[Pharo-users] Partition/Sync ready databases for Pharo?

Offray Vladimir Luna Cárdenas offray.luna at mutabit.com
Tue Feb 19 11:39:30 EST 2019


I think that using Fossil depends on what things are you synchronizing
and how fast.

In the Grafoscopio community we use Fossil to sync documentation
(Grafoscopio notebooks and Wiki pages) and issues, which means documents
that move slow, and we use CodiMD [1] (Firebase based) when we do
synchronization on documents we write together in real time (like
hackathon/documentathon notes). Usually we publish them in a single
Fossil repository (see [2] for an example of this combination of slow +
quick sync combining Fossil and CodiMD).

For alternatives to Firebase I have been starting to look at [3] and
[4]. I would really love to see a Pharo client to any of such
alternatives as I would like to have real time collaboration on
Grafoscopio based notebooks.

[1] http://demo.codimd.org/
[2] https://mutabit.com/repos.fossil/datafem/
[4] https://alternativeto.net/software/firebase/?license=opensource

Hope it helps,


On 19/2/19 8:36, Esteban Maringolo wrote:
> Hi Tim, Pierce,
> No problem, I was going to ask about Fossil as well, I know it is a
> self contained SCM, with issue tracker, and whatnot. People that uses
> it don't want to use git except if forced to.
> So I also ask how this would work. :)
> I saw SQLite-sync before, but it is a commercial product, and its
> platform support/setup seems convoluted.
> dqlite might be a viable alternative, from more than reliable
> provider, it's is not clear whether I have to use a different library
> to access SQLite (it seems so) or a special wire protocol/api calls.
> The only drawback I see is that, according to the the FAQ [1], from
> the CAP theorem the consensus algorithm puts Consistency and Partition
> and leaves out Availability.
> I'm looking into CouchDB and reading its "Definitive Guide"[2] book.
> It seems straightforward to install, distribute and uses a MVCC
> approach that puts availability as its top priority, and since my
> domain data has a low probability of conflicts, the eventual
> consistency will be more than enough. OTOH I'm not used to document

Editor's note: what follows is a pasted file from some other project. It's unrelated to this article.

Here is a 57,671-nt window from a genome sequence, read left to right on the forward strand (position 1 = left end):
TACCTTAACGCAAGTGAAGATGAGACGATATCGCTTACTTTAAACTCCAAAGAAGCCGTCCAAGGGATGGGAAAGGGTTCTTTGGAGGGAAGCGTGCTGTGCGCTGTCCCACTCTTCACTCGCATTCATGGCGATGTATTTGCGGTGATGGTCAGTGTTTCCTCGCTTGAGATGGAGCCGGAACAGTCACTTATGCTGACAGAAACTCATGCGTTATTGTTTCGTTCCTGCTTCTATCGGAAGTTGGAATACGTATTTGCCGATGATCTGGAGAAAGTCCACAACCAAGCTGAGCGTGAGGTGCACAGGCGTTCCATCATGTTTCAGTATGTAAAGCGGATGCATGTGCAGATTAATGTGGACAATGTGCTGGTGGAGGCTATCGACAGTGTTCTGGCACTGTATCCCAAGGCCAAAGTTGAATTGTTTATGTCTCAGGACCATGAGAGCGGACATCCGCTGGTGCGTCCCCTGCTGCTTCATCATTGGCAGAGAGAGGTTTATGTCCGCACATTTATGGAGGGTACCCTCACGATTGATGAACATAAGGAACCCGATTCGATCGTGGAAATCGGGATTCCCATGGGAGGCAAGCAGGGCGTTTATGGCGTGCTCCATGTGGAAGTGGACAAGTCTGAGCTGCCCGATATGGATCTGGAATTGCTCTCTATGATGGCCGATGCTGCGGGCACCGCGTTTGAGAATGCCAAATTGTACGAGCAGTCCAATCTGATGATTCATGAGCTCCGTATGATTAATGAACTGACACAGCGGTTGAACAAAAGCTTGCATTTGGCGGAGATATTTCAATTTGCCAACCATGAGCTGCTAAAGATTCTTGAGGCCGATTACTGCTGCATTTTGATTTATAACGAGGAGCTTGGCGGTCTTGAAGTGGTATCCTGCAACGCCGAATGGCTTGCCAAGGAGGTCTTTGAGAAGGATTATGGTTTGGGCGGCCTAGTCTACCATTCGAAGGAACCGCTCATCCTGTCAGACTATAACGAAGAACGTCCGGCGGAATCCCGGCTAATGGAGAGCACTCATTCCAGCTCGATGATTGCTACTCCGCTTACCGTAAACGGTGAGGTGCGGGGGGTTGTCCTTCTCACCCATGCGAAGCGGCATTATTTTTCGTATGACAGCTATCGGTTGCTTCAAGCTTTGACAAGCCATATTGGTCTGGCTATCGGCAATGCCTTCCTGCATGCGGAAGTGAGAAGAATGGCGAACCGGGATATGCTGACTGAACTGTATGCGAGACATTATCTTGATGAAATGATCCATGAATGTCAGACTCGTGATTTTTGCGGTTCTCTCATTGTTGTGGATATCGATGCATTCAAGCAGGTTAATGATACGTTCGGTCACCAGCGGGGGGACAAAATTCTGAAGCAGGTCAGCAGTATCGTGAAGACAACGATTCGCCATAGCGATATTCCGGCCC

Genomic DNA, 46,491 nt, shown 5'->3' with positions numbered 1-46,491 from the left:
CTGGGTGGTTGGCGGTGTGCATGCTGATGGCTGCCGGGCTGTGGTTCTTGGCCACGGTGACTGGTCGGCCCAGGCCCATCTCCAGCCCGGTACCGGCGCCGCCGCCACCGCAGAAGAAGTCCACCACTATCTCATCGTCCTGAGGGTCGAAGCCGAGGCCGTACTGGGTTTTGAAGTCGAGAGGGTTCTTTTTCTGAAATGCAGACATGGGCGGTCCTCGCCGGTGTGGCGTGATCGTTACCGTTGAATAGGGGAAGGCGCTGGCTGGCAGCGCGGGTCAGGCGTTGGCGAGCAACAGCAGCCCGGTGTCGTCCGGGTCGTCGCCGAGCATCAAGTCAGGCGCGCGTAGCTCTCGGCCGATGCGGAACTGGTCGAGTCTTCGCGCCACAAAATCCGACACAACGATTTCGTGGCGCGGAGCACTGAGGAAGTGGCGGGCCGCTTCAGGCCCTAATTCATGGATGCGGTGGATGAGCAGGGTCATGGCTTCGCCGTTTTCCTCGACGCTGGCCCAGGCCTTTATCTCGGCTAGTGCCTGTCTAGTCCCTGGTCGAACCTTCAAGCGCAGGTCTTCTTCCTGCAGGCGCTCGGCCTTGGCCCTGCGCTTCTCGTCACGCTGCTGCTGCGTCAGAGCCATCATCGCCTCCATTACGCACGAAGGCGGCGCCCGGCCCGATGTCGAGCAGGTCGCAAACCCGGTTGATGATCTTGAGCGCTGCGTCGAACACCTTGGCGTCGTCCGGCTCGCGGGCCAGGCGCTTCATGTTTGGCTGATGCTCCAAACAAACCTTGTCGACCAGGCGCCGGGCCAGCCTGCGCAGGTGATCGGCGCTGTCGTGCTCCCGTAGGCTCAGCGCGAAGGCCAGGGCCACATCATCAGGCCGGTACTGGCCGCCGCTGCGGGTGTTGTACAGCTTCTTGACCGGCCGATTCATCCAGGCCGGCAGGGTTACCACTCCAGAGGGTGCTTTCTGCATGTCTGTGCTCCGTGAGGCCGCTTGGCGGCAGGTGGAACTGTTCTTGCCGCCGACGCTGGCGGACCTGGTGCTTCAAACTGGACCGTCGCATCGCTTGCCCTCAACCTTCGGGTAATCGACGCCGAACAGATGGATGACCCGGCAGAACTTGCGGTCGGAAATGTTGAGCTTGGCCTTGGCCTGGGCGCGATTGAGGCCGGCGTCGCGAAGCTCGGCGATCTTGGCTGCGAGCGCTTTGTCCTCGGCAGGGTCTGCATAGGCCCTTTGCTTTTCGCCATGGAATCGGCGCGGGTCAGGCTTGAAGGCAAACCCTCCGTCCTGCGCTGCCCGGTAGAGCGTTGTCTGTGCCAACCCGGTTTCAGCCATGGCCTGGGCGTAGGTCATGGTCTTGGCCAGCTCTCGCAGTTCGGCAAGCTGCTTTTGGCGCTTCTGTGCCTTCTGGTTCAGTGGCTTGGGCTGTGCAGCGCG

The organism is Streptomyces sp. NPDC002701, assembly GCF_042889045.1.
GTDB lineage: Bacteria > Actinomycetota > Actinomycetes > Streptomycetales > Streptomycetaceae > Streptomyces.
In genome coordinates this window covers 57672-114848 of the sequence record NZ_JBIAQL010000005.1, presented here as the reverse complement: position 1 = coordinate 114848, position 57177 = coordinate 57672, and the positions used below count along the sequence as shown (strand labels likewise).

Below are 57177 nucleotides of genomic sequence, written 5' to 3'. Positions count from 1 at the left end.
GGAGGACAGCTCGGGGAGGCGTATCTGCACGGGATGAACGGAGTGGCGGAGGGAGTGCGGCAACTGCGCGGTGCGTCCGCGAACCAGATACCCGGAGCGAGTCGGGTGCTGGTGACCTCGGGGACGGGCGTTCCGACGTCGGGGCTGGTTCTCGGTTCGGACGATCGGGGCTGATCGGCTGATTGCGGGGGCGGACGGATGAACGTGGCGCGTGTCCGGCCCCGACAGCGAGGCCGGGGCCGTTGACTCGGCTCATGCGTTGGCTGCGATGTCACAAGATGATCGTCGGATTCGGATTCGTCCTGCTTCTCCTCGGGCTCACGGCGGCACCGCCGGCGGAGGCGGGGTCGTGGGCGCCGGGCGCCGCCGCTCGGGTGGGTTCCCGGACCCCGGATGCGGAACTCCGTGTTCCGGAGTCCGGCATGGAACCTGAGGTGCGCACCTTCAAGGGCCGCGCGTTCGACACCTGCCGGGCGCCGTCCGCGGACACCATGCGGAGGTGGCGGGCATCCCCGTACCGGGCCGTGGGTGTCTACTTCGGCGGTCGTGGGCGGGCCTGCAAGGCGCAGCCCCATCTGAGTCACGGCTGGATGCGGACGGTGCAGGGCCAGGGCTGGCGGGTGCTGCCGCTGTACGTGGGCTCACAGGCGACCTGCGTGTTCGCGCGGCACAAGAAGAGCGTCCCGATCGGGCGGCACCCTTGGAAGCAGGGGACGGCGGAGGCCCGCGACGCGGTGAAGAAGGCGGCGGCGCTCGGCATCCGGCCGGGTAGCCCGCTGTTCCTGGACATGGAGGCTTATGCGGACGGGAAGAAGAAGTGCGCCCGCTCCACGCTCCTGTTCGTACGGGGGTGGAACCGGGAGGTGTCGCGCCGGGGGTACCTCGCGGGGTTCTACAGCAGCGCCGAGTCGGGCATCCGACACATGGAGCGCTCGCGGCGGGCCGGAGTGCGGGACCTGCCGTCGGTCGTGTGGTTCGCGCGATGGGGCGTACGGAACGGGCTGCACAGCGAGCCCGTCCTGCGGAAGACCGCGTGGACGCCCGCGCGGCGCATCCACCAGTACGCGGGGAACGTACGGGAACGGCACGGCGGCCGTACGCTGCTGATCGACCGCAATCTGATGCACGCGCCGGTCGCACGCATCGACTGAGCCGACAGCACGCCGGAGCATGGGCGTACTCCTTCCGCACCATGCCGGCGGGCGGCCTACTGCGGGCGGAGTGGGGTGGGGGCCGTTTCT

> based DBMS, which will require me to rethink a lot of my domain and
> application models.
> Also, it has a simple HTTP API (JSON/REST) and there is an existing
> Smalltalk client that might be ported and adapted to Pharo
> https://cwiki.apache.org/confluence/display/COUCHDB/Smalltalk
> Background: I have the prospect to develop an application to replace
> an existing one that is a desktop app that "syncs" from/to a central
> server every 15', most of the data entry happens locally and the
> central server is read only for the most part, it is old, ugly, but it
> works "reliably", so I must come with an alternative that is as
> reliable as that, and then provide a better UI/UX, new features, etc.
> Regards!
> Esteban A. Maringolo
> [1] From https://github.com/CanonicalLtd/go-dqlite/
> Q: When not enough nodes are available, are writes hung until consensus?
> A: Yes, however there's a (configurable) timeout. This is a
> consequence of Raft sitting in the CP spectrum of the CAP theorem: in
> case of a network partition it chooses consistency and sacrifices
> availability.
> [2] http://guide.couchdb.org/draft/index.html
> El mar., 19 feb. 2019 a las 10:03, Tim Mackinnon (<tim at testit.works>) escribió:
>> When you say Fossil - are you referring to "https://fossil-scm.org/index.html/doc/trunk/www/index.wiki” ?
>> I’ve seen it come up a few times - is it good? But rather than subvert Esteban’s thread - if it is the above, can you hook into it to save application runtime artefacts such that a distributed application can read them back (I’d just sort of assumed it was for saving code and docs) - but it sounds like it can go a bit deeper than that (which seems quite interesting and perhaps what Esteban is after?)
>> Tim
>>> On 19 Feb 2019, at 01:46, Pierce Ng <pierce at samadhiweb.com> wrote:
>>> On Mon, Feb 18, 2019 at 02:56:10PM -0300, Esteban Maringolo wrote:
>>>> I have the requirement that an app that I'm prospecting must be able
>>>> to work offline and synchronize changes once the connection is
>>>> restored.
>>>> I want to avoid having to write "sync" logic manually.
>>> I've not done this for real before, but here are some possibilities:
>>> - https://github.com/sqlite-sync/SQLite-sync.com
>>> - http://www.symmetricds.org/
>>> - https://github.com/CanonicalLtd/dqlite
>>> - Use Fossil as your database

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